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Malcolm Keating

Marcus, one concern: the advice that I was given in my department (UT-Austin) and by others was not to include "manuscripts under review/in preparation" on your CV but that these are excellent for one's website* and should be included as part of your description of your current and future research.

The argument for this is precisely the one you state, slightly modified: "Since submitting an article to a great journal/any journal(!) is not an accomplishment, listing that you've done so, as I understand it, looks awkward and a bit desperate."

Also, if you have a teaching experience as an adjunct instructor and you are ABD (those of us who did an MA first, for instance, and taught on our own before the PhD), do not front-list your previous positions as "Employment." This gives the impression on a cursory read that you have been on the job market for a while, without getting anything. Instead, include it under "Teaching Experience."

*There are concerns about impacting the anonymous review process, but I leave that aside here.

Daniel Brunson

Regarding the teaching section, it can be appropriate to distinguish courses by lower/middle/upper level (generally, course numbers are meaningless across schools), and indicating whether the course was online (especially if you developed it yourself).

Axel Gelfert

Including a section "manuscripts under review" I think would be appropriate for a candidate fresh out of grad school, though perhaps an exception can (should?) be made for R&Rs and conditional acceptances at impressive journals (Marcus's semi-proverbial "R&R at Phil Review" springs to mind...). And I think it's important to note -- since there seems to be some confusion among graduate students on this -- that "forthcoming" means the final version of an article/chapter has been accepted and is scheduled for publication. It is NOT a euphemism for "I have this paper and am pretty confident that one day it will see the light of day". -- The advice on AOS/AOC strikes me as very relevant; it's important to be able to 'tell a story'. So 'AOC' should mean a little bit more than that one would be able to teach an intro module on it, even if it does not require having published extensively in the area. (On the topic of AOS I have a -- somewhat amusing -- post coming up...)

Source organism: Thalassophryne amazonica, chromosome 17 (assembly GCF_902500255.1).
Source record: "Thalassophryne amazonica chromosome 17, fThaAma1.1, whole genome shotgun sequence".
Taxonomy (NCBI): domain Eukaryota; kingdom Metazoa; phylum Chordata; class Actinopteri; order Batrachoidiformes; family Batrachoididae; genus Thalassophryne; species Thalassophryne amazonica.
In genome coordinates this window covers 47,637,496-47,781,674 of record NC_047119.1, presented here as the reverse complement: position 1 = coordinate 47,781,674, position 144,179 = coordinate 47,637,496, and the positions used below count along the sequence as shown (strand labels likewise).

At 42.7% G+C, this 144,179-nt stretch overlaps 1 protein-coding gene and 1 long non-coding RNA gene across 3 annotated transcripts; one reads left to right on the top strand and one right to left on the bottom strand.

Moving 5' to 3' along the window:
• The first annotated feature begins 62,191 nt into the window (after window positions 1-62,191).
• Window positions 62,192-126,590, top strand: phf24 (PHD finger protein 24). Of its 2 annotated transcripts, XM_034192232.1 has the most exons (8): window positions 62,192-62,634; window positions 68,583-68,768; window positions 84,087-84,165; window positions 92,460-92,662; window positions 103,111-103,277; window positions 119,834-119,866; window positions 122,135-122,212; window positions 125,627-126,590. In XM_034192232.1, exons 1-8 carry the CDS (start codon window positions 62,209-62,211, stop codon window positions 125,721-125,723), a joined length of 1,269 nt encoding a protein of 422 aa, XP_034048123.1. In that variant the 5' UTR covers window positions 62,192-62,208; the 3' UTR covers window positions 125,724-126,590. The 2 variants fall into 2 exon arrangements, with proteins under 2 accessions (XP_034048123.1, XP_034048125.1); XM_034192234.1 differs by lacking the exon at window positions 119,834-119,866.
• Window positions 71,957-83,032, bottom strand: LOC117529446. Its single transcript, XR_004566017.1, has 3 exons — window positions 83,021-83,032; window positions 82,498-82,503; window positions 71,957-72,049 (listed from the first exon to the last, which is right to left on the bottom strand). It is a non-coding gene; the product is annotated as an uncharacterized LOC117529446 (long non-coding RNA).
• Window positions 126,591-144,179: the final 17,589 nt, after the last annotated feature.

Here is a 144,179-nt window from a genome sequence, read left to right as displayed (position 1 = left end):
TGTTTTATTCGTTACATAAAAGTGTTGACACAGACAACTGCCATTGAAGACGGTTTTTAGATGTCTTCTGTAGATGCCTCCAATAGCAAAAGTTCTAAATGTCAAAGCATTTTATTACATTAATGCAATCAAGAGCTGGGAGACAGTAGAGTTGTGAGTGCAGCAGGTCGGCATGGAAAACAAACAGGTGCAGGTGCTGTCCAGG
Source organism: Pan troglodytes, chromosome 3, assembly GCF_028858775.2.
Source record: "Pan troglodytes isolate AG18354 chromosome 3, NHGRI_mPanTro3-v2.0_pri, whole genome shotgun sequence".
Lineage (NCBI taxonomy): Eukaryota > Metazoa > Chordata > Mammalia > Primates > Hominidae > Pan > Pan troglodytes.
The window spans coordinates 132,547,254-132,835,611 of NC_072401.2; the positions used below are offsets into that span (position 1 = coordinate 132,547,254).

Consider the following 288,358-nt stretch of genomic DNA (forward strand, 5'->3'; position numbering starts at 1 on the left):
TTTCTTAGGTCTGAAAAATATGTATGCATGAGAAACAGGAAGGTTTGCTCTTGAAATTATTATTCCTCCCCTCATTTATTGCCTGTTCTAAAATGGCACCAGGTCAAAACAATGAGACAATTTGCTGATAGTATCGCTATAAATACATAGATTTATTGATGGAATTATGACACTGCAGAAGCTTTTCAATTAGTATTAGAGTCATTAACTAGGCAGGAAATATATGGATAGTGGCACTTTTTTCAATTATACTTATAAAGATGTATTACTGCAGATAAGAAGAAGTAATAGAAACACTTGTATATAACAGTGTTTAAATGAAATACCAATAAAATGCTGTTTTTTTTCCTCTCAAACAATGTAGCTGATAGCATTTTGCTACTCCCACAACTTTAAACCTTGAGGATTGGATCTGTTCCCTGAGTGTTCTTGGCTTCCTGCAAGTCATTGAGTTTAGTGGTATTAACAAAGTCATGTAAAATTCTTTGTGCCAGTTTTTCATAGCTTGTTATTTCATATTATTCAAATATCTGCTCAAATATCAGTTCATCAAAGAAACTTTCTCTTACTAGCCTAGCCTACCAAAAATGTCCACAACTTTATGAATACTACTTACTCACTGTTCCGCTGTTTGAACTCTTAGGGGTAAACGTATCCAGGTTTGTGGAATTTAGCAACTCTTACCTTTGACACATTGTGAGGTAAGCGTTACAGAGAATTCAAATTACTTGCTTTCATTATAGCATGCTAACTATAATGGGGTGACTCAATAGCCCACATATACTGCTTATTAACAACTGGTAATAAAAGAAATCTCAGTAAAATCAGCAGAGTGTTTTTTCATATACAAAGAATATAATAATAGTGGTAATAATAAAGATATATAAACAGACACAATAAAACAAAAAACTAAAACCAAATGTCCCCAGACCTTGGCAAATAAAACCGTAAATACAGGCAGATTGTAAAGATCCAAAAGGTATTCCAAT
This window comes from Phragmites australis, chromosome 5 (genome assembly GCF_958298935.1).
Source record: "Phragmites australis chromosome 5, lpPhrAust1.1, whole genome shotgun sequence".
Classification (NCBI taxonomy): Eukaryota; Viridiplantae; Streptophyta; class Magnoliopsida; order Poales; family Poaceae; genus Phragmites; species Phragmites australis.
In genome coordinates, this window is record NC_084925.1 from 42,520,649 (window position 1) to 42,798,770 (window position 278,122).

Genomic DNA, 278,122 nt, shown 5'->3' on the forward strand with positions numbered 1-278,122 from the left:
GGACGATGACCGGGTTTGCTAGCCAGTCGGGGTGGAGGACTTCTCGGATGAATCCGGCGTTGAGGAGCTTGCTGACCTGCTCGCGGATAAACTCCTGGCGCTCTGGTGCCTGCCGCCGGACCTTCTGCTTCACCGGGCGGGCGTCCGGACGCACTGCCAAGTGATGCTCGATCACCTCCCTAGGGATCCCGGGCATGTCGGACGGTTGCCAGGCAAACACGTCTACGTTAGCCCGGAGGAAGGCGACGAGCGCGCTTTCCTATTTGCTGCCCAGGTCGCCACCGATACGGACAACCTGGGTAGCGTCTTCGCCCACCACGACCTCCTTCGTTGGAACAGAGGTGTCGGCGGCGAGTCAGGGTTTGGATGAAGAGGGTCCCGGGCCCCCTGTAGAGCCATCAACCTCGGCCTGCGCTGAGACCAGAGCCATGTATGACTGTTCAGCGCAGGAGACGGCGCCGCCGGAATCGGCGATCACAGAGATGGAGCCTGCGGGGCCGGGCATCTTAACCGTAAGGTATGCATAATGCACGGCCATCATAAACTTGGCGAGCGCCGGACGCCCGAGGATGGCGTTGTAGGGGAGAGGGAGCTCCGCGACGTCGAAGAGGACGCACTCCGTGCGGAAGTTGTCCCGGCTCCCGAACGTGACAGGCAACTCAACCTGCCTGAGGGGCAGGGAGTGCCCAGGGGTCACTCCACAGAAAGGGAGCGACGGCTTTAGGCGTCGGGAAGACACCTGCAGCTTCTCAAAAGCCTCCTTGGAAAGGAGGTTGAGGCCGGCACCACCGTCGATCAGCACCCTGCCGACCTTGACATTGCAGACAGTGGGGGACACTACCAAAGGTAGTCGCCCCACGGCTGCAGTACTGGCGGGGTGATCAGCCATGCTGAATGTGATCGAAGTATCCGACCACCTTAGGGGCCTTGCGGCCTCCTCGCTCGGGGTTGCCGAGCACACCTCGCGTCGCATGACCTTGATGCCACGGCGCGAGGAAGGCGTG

As a beginning graduate student I have a question. When applying for jobs do you routinely give (or get asked to give) your marks for individual graduate courses taken? Do you submit a transcript in the same way as you submit an undergraduate degree transcript when applying to graduate school?

I ask this question because it's relevant when considering which graduate courses to take: should you play it safe and take courses you know you'll get good grades in, or do you experiment and take courses you might do poorly in? I know the latter course of action is likely to make one a better philosopher, but am aware that the former might be most conducive to getting a job later.

some thoughts

Whatever you do, do not choose courses in graduate school merely because you can get good grades. Take the courses (i) on topics that will aid you with writing your dissertation, and (ii) with people who have the greatest reputation in your department. Let me explain the latter point given that it is apt to be misunderstood. I am assuming the faculty in your department with the greatest reputation have earned it. They have published papers or books that are well regarded by other experts in the field. A letter from such a person will count for so much more than a letter from someone who is less engaged in research, and who may not even be known off your campus. Grades are indicators, and what you describe is a form of gaming the system. But it will backfire. Indeed, the reason to take courses from the reputable faculty is not to game the system, but to learn how to research from people who are well respected in the field.

Marcus Arvan


I entirely agree with "some thoughts." Taking easy classes for good grades is the last thing you want to do in grad school. Your main task in grad school should to become the best philosopher you can be. That requires taking courses that challenge you, even if you don't get the best grades. Search committees won't care how good your grades are if your body of work isn't very good. Similarly, they won't hold a few bad grades against you if, by the time you graduate, you are doing awesome work.


What about scholarships and research funding? If you don't have many is it okay not to draw attention to that fact, e.g. by leaving such a section off entirely?

Is it important to include the years of convocation for each of one's degrees? Will adverse inferences be drawn if you leave that info off? I feel like including them can promote ageism and other biases.

Marcus Arvan